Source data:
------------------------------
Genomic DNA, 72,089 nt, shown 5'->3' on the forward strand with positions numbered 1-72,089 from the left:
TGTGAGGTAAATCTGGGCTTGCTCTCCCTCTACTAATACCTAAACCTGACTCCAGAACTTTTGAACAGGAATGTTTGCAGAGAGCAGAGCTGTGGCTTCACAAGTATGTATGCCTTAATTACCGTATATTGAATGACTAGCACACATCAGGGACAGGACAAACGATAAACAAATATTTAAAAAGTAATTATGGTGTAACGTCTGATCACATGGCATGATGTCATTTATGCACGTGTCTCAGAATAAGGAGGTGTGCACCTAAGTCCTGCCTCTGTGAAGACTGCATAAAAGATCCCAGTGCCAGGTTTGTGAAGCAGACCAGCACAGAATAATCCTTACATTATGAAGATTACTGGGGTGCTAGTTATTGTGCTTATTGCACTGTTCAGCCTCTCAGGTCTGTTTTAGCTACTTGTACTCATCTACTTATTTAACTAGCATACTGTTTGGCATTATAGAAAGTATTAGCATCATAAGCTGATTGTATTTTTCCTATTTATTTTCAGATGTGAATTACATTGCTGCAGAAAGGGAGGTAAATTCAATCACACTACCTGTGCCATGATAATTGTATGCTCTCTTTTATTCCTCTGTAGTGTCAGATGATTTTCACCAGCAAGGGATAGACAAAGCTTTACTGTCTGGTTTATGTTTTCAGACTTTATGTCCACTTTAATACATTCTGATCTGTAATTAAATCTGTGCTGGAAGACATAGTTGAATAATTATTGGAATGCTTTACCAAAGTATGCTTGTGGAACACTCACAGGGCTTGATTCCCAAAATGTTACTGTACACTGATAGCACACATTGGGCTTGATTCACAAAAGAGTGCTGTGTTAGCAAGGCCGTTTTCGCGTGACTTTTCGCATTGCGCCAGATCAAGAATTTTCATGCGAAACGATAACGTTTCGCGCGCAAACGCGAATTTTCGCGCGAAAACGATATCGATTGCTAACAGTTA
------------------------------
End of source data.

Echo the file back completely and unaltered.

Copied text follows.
Genomic DNA, 72,089 nt, shown 5'->3' on the forward strand with positions numbered 1-72,089 from the left:
TGTGAGGTAAATCTGGGCTTGCTCTCCCTCTACTAATACCTAAACCTGACTCCAGAACTTTTGAACAGGAATGTTTGCAGAGAGCAGAGCTGTGGCTTCACAAGTATGTATGCCTTAATTACCGTATATTGAATGACTAGCACACATCAGGGACAGGACAAACGATAAACAAATATTTAAAAAGTAATTATGGTGTAACGTCTGATCACATGGCATGATGTCATTTATGCACGTGTCTCAGAATAAGGAGGTGTGCACCTAAGTCCTGCCTCTGTGAAGACTGCATAAAAGATCCCAGTGCCAGGTTTGTGAAGCAGACCAGCACAGAATAATCCTTACATTATGAAGATTACTGGGGTGCTAGTTATTGTGCTTATTGCACTGTTCAGCCTCTCAGGTCTGTTTTAGCTACTTGTACTCATCTACTTATTTAACTAGCATACTGTTTGGCATTATAGAAAGTATTAGCATCATAAGCTGATTGTATTTTTCCTATTTATTTTCAGATGTGAATTACATTGCTGCAGAAAGGGAGGTAAATTCAATCACACTACCTGTGCCATGATAATTGTATGCTCTCTTTTATTCCTCTGTAGTGTCAGATGATTTTCACCAGCAAGGGATAGACAAAGCTTTACTGTCTGGTTTATGTTTTCAGACTTTATGTCCACTTTAATACATTCTGATCTGTAATTAAATCTGTGCTGGAAGACATAGTTGAATAATTATTGGAATGCTTTACCAAAGTATGCTTGTGGAACACTCACAGGGCTTGATTCCCAAAATGTTACTGTACACTGATAGCACACATTGGGCTTGATTCACAAAAGAGTGCTGTGTTAGCAAGGCCGTTTTCGCGTGACTTTTCGCATTGCGCCAGATCAAGAATTTTCATGCGAAACGATAACGTTTCGCGCGCAAACGCGAATTTTCGCGCGAAAACGATATCGATTGCTAACAGTTA